This is an invaluable contribution to global debates around the mechanisms that maintain gendered structures in Research and Innovation, from academia to biotechnology and IT.

Open access
The Alternatives Ahead
Author: Andreas Nölke

The COVID-19 pandemic is a Rorschach test for society: everyone sees something different in it, and the range of political and economic responses to the crisis can leave us feeling overwhelmed.

This book cuts through the confusion, dissecting the new post-coronavirus capitalism into several policy areas and spheres of action to inform academic, policy and public discourse.

Covering all the major aspects of contemporary capitalism that have been affected by the pandemic, Andreas Nölke deftly analyses the impacts of the crisis on our socio-economic and political systems. Signposting a new era for global capitalism, he offers alternatives for future economic development in the wake of COVID-19.

Restricted access
Central Europe’s Illiberal Revolt
Author: Ivan Kalmar

Since the ‘migration crisis’ of 2016, long-simmering tensions between the Western members of the European Union and its ‘new’ Eastern members – Poland, the Czech Republic, Slovakia, and Hungary – have proven to be fertile ground for rebellion against liberal values and policies.

In this startling and original book Ivan Kalmar argues that Central Europe illiberalism is a misguided response to the devastating effects of global neoliberalism which arose from the area’s brutal transition to capitalism in the 1990s.

Kalmar argues that dismissive attitudes towards ‘Eastern Europeans’ in the EU as incapable of real democracy are a form of racism, and connected to recent racist attacks on migrants from the area to the West.

He explores the close relation between racism towards Central Europeans and racism by Central Europeans: a people white, but not quite.

Restricted access
Historical Perspectives: 1200–2000

This ambitious collection follows the evolution of capitalism from its origins in 13th-century European towns to its 16th-century expansion into Asia, Africa and South America and on to the global capitalism of modern day.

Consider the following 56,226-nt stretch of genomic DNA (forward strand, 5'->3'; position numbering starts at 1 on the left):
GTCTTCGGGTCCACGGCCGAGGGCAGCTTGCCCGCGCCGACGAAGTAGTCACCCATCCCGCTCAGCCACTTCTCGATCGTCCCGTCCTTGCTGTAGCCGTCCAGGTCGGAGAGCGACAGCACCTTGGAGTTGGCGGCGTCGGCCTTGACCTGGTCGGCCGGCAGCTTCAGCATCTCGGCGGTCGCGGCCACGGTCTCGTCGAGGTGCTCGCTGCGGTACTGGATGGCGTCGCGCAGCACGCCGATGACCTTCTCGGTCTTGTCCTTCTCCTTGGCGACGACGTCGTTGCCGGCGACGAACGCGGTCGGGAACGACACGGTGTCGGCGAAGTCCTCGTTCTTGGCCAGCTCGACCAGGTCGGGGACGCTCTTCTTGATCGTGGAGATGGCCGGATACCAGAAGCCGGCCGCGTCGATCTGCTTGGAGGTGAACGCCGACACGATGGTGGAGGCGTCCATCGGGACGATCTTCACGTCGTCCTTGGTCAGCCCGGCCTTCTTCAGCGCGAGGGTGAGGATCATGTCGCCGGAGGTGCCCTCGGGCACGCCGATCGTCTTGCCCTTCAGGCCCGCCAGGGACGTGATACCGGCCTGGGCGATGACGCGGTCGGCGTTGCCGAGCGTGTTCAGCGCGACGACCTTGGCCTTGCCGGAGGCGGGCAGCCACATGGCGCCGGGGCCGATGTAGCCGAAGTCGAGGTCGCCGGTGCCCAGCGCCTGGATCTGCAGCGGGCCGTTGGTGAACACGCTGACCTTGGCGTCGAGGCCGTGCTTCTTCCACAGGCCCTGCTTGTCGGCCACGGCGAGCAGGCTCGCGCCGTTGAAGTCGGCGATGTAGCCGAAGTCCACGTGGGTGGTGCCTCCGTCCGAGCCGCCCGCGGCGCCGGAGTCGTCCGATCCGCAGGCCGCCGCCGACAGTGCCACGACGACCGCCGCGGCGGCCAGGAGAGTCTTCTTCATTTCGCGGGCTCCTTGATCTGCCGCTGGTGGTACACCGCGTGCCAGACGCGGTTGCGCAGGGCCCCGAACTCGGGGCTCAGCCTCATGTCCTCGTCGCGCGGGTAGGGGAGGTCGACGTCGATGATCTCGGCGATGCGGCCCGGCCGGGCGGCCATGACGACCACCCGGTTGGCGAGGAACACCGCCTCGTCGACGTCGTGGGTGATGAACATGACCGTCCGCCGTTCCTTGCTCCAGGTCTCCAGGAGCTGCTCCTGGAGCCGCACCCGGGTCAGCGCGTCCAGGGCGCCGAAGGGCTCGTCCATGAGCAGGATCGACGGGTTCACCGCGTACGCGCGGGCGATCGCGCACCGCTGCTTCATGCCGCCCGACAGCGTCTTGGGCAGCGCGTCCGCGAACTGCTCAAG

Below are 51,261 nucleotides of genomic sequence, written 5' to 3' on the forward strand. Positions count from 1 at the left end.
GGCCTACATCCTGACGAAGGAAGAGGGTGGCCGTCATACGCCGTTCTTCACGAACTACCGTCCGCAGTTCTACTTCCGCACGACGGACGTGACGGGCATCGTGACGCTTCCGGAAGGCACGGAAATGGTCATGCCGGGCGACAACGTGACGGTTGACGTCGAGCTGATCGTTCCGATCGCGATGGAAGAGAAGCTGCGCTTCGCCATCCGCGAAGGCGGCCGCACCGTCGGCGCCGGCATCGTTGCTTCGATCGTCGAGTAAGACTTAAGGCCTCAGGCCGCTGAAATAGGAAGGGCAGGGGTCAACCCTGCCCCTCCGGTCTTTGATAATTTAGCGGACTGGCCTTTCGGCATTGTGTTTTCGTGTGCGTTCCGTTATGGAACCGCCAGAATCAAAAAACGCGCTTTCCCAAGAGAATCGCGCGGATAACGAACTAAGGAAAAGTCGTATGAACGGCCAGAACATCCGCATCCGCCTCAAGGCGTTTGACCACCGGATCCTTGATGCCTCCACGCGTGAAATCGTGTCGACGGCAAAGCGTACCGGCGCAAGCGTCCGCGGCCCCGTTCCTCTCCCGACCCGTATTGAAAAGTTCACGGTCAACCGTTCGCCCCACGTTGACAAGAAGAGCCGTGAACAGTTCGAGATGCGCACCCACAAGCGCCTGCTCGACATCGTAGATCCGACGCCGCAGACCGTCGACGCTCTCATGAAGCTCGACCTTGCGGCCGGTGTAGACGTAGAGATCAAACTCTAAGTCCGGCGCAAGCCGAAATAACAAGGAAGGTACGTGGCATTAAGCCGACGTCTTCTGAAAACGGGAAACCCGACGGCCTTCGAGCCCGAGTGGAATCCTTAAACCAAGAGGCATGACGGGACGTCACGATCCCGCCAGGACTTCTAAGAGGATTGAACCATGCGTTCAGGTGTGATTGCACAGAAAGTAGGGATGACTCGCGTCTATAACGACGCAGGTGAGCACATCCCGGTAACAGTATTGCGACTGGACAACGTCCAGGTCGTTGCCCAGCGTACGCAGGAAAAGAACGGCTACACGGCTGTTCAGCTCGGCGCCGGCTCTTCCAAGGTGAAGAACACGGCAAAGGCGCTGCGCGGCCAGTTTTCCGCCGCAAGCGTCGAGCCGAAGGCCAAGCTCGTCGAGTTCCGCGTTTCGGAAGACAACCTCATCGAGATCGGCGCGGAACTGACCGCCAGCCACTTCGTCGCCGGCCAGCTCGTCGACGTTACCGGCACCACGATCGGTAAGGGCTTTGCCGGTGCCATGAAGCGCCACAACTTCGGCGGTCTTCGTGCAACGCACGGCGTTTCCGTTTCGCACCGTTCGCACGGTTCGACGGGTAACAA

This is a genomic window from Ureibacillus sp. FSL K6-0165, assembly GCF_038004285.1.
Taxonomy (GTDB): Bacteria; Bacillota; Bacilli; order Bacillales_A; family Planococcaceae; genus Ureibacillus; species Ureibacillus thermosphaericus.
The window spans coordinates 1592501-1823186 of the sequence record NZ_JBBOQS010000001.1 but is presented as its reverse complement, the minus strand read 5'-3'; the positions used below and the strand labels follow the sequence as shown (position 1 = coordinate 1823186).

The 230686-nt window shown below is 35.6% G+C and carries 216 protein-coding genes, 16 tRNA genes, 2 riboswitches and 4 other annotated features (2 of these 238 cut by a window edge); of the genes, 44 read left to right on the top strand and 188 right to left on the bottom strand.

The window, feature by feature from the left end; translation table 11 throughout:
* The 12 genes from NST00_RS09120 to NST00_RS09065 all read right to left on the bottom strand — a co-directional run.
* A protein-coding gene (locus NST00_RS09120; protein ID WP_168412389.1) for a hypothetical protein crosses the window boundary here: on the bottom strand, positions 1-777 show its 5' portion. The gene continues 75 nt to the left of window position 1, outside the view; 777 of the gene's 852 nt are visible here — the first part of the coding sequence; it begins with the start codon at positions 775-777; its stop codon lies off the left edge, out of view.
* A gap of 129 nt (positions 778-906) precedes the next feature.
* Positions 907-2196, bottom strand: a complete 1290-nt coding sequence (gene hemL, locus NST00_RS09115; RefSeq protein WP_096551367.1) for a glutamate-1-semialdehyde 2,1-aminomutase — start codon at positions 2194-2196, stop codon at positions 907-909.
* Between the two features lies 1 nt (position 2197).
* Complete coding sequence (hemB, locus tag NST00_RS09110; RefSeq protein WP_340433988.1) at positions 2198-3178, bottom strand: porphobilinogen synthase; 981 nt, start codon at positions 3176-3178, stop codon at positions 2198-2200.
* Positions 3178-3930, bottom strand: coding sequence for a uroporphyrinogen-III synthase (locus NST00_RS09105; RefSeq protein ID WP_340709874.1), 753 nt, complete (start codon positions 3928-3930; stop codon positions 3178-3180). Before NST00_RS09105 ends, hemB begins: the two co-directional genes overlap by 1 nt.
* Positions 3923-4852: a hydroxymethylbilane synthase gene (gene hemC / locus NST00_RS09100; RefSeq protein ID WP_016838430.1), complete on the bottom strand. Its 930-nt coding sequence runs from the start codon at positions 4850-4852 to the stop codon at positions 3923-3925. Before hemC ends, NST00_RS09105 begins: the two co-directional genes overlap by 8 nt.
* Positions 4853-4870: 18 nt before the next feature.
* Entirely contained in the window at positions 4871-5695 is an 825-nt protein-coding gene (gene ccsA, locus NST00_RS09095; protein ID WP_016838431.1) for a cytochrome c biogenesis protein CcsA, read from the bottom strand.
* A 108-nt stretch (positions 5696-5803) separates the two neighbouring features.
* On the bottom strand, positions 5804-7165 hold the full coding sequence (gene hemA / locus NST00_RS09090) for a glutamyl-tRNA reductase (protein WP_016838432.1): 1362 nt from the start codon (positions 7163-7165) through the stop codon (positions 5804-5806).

Written by distinguished historians and social scientists, the chapters examine capitalism and its critics and the level of variation and convergence in its operation across locations. The authors illuminate the aspects of capitalism that have encouraged, but also limited, social responsibility and environmental sustainability.

Covering times, places and topics that have often been overlooked in the existing literature, this important contribution to the field of economic history charts the most comprehensive chronology of capitalism to date.

Restricted access
Why Flexible Working Leads to (Self-)Exploitation
Author: Heejung Chung

Does flexible working really provide a better work-life balance?

Throughout the COVID-19 pandemic, flexible working has become the norm for many workers. This volume offers an original examination of flexible working using data from 30 European countries and drawing on studies conducted in Australia, the US and India. Rather than providing a better work-life balance, the book reveals how flexible working can lead to exploitation, which manifests differently for women and men, such as more care responsibilities or increased working hours.

Taking a critical stance, this book investigates the potential risks and benefits of flexible working and provides crucial policy recommendations for overcoming the negative consequences.

Restricted access
Author: Maud Perrier

Spanning the United Kingdom, United States and Australia, this comparative study brings maternal workers’ politicized voices to the centre of contemporary debates on childcare, work and gender.

The book illustrates how maternal workers continue to organize against low pay, exploitative working conditions and state retrenchment and provides a unique theorization of feminist divisions and solidarities.

Bringing together social reproduction with maternal studies, this is a resonating call to build a cross-sectoral, intersectional movement around childcare. Maud Perrier shows why social reproduction needs to be at the centre of a critical theory of work, care and mothering for post-pandemic times.

Restricted access